The substantive equality challenge demands action in three interlinked areas: the address of women’s socioeconomic disadvantages, the fight against stereotypes, stigmas and violence, and the enhancement of women’s power of action, voice and engagement.
The equality we search is not about matching women and men; it’s equality in the recognition, enjoyment and exercise of human rights by both genders. To achieve this, we must obtain equal opportunities, full equality in the access to opportunities, and equal results.
This implies that, in some cases, depending on the impact caused by biological and social factors, women will have to be treated in the same way as men, but in other cases men and women will have to be treated differently. Sometimes it will be necessary to give advantages to women in order to address the historical imbalance suffered by them for over 5,000 years, and in order to erase the masculine advantages due to the prevailing of the masculine standard.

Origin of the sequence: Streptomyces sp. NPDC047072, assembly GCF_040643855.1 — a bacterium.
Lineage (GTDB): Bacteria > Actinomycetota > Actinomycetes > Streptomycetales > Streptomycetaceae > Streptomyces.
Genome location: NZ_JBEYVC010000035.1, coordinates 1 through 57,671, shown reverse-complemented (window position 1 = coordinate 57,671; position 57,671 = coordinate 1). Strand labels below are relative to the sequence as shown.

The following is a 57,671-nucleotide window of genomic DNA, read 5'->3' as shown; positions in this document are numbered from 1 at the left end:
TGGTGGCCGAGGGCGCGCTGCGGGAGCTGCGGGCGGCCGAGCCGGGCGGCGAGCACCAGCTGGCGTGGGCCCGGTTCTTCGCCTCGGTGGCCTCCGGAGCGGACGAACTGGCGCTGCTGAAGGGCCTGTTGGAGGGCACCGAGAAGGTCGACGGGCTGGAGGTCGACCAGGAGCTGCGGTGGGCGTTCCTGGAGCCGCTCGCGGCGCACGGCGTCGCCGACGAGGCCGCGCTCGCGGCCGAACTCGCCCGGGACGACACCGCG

Other times, on most occasions, policies, laws and institutions will have to be redesigned, so their standard is no longer the white, rich, adult, owner male, but a standard that better reflects human diversity.
Whether differences between men and women are constructed or innate is not important, because equality as a value means that we are equal as humans, not depending on our biological, material or otherwise data. Thus, a State’s obligation is to take all necessary measures, so no law, no policy, no plan and no action whatsoever result in any form of discrimination against women.